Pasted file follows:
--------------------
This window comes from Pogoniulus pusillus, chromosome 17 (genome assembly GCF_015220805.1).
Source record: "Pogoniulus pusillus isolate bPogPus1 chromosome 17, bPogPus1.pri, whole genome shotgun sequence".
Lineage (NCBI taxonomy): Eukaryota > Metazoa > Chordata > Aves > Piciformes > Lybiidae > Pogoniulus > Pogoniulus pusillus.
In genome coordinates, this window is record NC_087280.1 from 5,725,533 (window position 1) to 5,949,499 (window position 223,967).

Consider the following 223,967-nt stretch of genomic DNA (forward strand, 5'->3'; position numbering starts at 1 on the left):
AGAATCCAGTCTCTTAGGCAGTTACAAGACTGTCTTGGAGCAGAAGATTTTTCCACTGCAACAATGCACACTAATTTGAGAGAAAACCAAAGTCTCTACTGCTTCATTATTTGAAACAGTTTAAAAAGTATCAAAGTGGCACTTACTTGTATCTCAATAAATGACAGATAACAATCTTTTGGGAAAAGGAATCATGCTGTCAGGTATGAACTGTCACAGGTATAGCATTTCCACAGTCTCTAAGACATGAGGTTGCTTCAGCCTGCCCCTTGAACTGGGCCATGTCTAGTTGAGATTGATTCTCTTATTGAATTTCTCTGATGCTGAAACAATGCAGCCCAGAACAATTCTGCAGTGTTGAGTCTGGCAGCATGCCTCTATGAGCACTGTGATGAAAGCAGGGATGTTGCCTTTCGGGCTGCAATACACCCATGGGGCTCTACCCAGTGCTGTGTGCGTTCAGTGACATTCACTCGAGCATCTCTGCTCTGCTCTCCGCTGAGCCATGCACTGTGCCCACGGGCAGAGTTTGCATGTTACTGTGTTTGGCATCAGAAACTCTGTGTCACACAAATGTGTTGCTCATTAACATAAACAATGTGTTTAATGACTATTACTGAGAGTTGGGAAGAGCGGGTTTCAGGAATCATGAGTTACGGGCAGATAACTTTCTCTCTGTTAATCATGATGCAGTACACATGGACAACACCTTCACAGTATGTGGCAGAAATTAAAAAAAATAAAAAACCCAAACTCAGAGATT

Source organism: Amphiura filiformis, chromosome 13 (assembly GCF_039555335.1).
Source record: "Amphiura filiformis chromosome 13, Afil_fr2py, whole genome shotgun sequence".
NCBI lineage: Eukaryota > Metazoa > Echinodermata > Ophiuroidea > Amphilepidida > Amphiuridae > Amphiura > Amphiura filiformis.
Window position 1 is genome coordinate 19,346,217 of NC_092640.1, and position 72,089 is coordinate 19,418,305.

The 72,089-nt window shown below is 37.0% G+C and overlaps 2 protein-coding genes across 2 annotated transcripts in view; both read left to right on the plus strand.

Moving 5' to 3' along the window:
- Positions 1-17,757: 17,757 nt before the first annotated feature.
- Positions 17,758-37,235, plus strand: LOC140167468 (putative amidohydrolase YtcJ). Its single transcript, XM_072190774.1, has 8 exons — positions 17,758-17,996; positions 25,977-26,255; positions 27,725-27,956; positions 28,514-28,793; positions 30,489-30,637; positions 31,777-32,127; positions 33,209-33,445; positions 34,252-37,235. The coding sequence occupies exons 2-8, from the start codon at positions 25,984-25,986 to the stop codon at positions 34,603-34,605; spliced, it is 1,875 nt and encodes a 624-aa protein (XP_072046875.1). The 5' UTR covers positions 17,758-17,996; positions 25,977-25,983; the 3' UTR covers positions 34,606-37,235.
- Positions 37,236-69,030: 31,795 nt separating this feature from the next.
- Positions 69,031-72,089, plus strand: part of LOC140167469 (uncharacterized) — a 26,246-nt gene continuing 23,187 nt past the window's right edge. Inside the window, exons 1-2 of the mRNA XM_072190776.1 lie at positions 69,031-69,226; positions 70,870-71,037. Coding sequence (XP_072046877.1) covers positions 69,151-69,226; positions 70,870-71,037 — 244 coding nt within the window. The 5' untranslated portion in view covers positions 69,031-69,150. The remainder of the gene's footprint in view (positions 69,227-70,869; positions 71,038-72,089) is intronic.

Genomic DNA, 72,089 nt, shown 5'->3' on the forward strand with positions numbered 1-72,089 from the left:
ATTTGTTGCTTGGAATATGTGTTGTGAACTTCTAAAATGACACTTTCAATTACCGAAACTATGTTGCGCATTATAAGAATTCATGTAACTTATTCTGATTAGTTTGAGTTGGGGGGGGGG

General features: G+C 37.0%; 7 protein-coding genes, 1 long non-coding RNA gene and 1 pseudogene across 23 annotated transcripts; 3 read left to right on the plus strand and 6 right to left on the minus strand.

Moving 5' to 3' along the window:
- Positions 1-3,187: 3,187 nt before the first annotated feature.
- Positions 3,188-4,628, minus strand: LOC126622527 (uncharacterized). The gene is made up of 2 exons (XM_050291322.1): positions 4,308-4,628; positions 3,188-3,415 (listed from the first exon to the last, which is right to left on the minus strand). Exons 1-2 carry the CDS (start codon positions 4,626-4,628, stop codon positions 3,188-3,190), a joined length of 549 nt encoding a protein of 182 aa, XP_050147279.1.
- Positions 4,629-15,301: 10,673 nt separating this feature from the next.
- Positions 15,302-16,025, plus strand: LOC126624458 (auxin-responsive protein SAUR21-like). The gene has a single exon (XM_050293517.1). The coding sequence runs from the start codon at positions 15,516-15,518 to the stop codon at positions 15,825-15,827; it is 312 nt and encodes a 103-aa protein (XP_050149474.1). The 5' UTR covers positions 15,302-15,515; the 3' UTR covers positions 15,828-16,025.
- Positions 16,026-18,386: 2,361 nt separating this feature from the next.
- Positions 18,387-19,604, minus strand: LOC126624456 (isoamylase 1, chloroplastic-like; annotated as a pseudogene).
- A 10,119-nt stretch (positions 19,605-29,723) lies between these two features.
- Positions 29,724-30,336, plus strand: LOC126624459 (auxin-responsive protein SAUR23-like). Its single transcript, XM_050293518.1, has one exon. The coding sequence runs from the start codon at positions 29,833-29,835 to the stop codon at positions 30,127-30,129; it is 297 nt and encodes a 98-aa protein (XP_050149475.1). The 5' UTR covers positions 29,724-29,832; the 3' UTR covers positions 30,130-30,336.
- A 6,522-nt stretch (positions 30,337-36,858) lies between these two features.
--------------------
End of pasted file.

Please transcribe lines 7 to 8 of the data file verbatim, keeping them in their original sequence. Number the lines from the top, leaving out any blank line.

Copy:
Source organism: Amphiura filiformis, chromosome 13 (assembly GCF_039555335.1).
Source record: "Amphiura filiformis chromosome 13, Afil_fr2py, whole genome shotgun sequence".